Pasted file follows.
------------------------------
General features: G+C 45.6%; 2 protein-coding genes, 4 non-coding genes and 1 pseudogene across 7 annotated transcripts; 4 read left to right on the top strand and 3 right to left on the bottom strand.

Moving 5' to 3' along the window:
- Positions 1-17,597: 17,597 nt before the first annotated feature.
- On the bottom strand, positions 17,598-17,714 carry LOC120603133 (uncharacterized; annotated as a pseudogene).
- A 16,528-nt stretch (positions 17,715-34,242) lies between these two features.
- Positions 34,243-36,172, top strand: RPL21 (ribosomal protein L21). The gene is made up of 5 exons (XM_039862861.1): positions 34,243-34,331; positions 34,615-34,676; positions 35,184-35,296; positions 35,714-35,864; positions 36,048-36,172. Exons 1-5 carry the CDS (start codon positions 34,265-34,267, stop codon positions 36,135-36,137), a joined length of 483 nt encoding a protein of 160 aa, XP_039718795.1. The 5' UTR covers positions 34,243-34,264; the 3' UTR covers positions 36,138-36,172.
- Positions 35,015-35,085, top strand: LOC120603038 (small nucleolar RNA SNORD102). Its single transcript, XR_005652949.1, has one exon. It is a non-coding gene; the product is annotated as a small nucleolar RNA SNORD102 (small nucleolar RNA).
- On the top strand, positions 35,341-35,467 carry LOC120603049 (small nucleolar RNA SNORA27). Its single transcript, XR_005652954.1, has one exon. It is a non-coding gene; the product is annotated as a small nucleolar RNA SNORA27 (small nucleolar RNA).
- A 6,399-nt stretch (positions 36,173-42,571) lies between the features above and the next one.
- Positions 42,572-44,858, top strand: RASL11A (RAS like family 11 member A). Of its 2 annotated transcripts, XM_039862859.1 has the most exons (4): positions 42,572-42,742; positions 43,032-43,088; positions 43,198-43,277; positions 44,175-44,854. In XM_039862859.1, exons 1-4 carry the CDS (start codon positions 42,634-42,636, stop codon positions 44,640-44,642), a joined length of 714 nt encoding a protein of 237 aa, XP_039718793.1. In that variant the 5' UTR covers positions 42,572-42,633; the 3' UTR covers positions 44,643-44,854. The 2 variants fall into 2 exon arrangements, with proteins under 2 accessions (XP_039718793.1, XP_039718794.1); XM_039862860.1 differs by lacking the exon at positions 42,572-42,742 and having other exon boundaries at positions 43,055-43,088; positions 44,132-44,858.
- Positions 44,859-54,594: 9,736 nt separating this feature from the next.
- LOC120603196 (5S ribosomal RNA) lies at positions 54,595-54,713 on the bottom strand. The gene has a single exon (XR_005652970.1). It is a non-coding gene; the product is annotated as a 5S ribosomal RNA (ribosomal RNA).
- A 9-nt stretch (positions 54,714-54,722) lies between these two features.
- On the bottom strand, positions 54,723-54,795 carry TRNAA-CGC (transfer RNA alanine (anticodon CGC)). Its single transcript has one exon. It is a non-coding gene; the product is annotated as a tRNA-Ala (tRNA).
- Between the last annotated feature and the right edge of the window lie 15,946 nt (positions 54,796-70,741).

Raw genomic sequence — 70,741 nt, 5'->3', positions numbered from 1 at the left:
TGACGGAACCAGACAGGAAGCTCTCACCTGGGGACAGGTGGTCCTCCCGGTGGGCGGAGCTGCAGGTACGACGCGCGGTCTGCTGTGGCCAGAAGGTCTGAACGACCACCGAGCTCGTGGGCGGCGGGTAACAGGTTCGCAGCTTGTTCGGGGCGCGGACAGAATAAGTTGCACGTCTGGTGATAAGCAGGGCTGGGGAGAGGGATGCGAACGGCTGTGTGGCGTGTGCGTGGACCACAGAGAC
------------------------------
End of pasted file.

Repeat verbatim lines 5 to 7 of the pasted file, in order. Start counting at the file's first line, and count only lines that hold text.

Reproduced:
- A 16,528-nt stretch (positions 17,715-34,242) lies between these two features.
- Positions 34,243-36,172, top strand: RPL21 (ribosomal protein L21). The gene is made up of 5 exons (XM_039862861.1): positions 34,243-34,331; positions 34,615-34,676; positions 35,184-35,296; positions 35,714-35,864; positions 36,048-36,172. Exons 1-5 carry the CDS (start codon positions 34,265-34,267, stop codon positions 36,135-36,137), a joined length of 483 nt encoding a protein of 160 aa, XP_039718795.1. The 5' UTR covers positions 34,243-34,264; the 3' UTR covers positions 36,138-36,172.
- Positions 35,015-35,085, top strand: LOC120603038 (small nucleolar RNA SNORD102). Its single transcript, XR_005652949.1, has one exon. It is a non-coding gene; the product is annotated as a small nucleolar RNA SNORD102 (small nucleolar RNA).